Anonymity and the internet used to be perfect partners. Or at least we felt that way. This used to be the place that we’d come to hide, to express things that would previously have been confined to a secret diary.
We used pseudonyms, and every so often there’d be a bit of a rumble through blogland as another name was cracked and a marriage or – more commonly – a career cracked with it.
It was probably Facebook that changed all that and made it perfectly normal to start posting some remarkably personal information fairly publicly.
Somewhere within that revolution that brought everyone online, secret blogging seems to have become less common and blogs – certainly those that I read – have become much more open.
I really struggled with that at first. My ordinary name is very English but also very unusual, and I really didn’t want to be restricted by having to post in a way that would be appropriate to work colleagues or job applicants googling to find out more about me.
I wanted to build a place where I could be honest and open, where I could be myself and not the self that work sometimes needs me to be.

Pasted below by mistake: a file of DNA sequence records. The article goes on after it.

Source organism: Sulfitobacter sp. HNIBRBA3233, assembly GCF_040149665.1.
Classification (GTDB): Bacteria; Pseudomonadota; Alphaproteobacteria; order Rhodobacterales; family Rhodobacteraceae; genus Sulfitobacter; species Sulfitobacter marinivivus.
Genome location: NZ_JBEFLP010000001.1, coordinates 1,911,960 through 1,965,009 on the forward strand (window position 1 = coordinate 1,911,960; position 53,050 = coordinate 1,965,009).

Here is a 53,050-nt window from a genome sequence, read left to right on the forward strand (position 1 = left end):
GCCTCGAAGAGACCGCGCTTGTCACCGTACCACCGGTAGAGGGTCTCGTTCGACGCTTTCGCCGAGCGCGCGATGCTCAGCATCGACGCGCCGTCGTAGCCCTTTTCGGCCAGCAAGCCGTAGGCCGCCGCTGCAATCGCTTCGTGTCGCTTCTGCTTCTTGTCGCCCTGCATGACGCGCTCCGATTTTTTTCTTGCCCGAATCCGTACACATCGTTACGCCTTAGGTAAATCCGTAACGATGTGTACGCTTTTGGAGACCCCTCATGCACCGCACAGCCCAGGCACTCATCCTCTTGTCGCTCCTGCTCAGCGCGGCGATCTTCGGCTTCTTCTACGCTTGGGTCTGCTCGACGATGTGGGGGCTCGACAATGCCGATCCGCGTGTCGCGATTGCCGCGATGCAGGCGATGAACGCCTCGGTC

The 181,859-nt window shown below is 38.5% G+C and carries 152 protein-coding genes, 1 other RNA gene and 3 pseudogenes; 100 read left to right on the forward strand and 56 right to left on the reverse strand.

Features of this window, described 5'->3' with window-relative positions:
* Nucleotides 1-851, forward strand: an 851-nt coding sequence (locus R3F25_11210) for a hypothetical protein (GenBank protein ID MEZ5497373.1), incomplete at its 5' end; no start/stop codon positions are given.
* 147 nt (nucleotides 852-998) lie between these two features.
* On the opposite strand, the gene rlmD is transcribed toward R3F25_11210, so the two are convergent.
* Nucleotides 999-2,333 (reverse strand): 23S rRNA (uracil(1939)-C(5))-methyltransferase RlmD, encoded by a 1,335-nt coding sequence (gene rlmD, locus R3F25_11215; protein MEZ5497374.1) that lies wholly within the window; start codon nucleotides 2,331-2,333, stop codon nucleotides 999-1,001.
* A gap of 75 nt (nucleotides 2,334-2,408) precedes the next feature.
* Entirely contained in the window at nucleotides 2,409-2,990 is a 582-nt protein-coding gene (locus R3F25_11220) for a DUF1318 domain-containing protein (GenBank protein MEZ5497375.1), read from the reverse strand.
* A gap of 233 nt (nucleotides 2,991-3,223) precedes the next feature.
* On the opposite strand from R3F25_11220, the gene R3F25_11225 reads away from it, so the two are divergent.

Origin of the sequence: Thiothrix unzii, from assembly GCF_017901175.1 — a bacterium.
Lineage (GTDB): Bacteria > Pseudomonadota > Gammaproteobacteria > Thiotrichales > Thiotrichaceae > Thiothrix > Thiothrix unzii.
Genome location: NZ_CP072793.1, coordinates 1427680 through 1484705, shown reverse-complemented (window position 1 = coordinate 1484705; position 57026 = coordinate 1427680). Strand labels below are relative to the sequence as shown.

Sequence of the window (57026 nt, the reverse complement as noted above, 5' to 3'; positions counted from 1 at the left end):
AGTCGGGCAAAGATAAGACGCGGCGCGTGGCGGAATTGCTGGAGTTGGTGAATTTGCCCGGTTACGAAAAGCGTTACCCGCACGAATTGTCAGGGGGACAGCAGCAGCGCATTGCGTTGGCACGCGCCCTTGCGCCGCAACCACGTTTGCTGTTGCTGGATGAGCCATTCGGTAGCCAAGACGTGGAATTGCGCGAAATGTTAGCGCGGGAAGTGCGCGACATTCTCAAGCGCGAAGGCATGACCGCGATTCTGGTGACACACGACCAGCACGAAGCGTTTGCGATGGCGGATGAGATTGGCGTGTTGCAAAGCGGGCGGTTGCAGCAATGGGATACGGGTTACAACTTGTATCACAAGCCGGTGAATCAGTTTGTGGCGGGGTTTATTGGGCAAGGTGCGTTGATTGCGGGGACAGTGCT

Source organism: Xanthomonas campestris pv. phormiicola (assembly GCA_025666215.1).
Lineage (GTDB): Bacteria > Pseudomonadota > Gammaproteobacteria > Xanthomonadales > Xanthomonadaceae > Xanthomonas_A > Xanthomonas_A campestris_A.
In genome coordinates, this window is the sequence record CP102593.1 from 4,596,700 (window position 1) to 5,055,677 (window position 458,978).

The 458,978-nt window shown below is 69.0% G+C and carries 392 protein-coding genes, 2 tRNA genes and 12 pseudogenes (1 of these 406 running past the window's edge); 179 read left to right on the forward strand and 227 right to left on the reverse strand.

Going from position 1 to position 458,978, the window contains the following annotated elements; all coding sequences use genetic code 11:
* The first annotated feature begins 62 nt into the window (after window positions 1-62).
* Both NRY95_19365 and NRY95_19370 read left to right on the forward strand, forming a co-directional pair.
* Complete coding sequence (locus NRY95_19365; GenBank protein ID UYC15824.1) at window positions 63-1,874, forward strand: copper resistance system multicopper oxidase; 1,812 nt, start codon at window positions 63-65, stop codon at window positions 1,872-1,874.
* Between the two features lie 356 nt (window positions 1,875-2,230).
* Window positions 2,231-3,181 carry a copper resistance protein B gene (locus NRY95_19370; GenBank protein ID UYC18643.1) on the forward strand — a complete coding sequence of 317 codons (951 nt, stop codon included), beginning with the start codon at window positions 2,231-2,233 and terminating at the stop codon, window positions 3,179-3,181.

I’m conscious, of course, that I’m certainly a long way from anonymous. If someone who knows me happens to visit here, there are a good few bits that are fairly instantly recognisable. Even more so to friends who know me well. And there are a couple of photographs dotted about that are undoubtably me.
So apart from using a different surname, everything here is entirely me. More entirely, perhaps, than I am in my ordinary life because here I have my own space and this place that is all about my own goals and journey and ponderings.
For me, there’d be no value in setting up a blog and then having to write fiction or meticulously anonomise everything I wanted to post. And then worry that someone might still guess it’s me.
In response to “Do you blog anonymously or as yourself?” over at the Daily Post.